Mikinaakominis / TransCanadas
Literature, Justice, Relation
Warren Cariou · Afua Cooper · Dina Al-Kassim
Wednesday, May 24 – Saturday, May 27 2017
Mikinaakominis (Turtle Island) / TransCanadas: Literature, Justice, Relation brings together storytellers, poets, novelists, creative non-fiction writers, critics and interdisciplinary practitioners to expand the ongoing dialogue about the relationship of Canadian literatures to land, Indigenous resurgences, and Black, Muslim, Asian and other racialized subjectivities in the context of global human, nonhuman, economic, social, and ecological shifts. At both individual and collective levels, with a particular focus on developing decolonizing practices in the public sphere and in the humanities, Mikinaakominis / TransCanadas asks the hard questions that need to be asked now and attempts some provisional answers in the form of story, critique, poem, and experiment.
The overall goal of Mikinaakominis/TransCanadas is to significantly advance Canadian/Turtle Island cultural and intellectual discussion on the relationship between Indigenous and non-Indigenous peoples. It is both a response to the Truth and Reconciliation Commission process and Report and a continuation of the work of memory, history, cultural articulation, relationship-building and community-building that has always existed beside colonial, imperial and neo-imperialist projects, including the project of Canadian nation-building. Recognizing that coalition work is often, if not always, deeply entangled with projects of domination, we seek to articulate both when and how coalition can still be powerful and what its limits are. The objectives that guide this conference are:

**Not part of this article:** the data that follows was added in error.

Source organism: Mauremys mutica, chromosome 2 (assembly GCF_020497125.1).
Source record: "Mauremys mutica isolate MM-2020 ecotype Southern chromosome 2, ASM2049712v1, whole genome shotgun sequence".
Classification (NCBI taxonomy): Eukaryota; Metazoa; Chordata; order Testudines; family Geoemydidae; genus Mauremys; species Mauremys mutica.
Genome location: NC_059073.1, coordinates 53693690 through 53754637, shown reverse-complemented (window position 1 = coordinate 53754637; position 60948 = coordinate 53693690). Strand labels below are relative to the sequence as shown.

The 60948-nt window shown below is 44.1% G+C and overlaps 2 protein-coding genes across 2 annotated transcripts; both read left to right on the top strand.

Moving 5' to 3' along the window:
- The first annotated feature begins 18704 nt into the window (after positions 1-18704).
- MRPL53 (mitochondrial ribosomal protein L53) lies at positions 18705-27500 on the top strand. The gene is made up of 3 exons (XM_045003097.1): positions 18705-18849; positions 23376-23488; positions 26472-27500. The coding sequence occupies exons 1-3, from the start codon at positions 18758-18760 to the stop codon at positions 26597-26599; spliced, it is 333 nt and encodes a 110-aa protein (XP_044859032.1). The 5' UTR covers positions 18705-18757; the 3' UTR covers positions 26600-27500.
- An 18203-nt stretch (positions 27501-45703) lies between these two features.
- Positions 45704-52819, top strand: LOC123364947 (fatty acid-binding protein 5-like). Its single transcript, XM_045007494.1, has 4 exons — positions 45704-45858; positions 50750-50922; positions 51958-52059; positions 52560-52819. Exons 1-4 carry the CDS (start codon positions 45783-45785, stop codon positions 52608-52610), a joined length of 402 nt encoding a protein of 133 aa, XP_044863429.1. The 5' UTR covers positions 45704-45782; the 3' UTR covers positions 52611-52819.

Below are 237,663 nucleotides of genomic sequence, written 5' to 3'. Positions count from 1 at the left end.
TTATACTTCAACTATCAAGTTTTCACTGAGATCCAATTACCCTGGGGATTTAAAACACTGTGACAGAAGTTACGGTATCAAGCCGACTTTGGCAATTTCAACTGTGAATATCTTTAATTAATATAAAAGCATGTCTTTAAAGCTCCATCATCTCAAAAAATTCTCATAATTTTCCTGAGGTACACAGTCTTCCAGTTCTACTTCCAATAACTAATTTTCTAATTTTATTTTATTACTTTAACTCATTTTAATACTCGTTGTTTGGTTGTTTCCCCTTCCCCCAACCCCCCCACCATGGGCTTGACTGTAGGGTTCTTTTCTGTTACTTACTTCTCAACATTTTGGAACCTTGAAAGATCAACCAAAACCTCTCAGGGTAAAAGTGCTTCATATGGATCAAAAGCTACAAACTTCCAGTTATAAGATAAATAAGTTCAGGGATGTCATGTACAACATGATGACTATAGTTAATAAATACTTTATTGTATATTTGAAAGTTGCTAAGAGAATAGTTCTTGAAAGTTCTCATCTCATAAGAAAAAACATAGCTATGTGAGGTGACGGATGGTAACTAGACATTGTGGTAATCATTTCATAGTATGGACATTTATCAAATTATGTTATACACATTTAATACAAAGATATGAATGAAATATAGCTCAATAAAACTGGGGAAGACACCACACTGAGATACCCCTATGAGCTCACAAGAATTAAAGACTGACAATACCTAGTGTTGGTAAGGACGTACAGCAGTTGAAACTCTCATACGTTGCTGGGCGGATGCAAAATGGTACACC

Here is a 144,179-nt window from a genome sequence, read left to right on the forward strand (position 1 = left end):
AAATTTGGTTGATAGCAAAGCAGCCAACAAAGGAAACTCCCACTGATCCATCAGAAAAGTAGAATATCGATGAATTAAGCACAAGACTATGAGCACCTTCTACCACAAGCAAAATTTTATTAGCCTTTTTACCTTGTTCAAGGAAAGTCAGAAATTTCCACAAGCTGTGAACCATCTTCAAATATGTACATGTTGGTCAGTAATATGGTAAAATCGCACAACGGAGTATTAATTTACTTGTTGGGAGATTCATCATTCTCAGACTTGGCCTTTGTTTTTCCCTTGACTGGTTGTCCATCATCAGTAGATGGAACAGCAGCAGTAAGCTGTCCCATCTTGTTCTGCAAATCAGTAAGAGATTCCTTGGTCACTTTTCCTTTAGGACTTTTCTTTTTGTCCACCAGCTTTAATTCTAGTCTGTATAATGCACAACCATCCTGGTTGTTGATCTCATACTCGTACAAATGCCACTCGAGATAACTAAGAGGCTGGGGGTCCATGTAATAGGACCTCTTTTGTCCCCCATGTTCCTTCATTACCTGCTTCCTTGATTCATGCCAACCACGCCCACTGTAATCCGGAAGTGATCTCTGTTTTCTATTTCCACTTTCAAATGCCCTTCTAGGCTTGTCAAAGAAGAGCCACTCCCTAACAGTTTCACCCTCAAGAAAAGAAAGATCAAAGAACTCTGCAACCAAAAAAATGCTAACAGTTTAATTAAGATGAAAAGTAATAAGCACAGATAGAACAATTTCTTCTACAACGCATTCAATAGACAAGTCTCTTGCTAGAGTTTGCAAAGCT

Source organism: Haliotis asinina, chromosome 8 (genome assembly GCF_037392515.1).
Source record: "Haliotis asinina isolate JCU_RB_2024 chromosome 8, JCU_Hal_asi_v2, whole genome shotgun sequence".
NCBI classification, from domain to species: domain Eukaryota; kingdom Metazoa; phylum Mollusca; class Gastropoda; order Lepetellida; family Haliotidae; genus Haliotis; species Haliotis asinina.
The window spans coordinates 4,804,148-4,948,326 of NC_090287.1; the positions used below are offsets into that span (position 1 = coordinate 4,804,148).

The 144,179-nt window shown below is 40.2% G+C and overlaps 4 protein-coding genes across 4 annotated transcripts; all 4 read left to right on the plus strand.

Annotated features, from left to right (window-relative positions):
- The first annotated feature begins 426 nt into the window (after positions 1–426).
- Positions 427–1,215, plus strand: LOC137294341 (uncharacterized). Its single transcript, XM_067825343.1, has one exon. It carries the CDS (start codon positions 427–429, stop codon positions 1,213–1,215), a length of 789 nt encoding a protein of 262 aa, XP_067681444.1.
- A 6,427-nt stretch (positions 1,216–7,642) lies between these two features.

- Expand the scope of how we understand Indigenous/non-Indigenous relations, particularly through literature, literary criticism, and cultural production. Given that so much of the work that has been done on this subject has been through the government itself and primarily through sociologically oriented practices, we strongly believe that the literary, cultural, and critical lines of inquiry can significantly address some of the impasses that have plagued the discussion so far, and thus help our society to move through them.
- Develop and sustain rigorous yet genuine and generous dialogue across disciplines (e.g., among writers, literary critics, cultural theorists, political scientists, sociologists, and activists) and communities (e.g., Indigenous, Black, Asian, Muslim, feminist, and GBLTQ) in the service of justice and relationship building that are attentive to historical and contemporary oppressions.
- Provide opportunities for students, writers, critics, and the public to engage in-depth in one of the most important questions of our historical moment: what role Canadian literature plays in building meaningful relations that can break the cycle of injustice that began with the colonial expropriation of Indigenous land.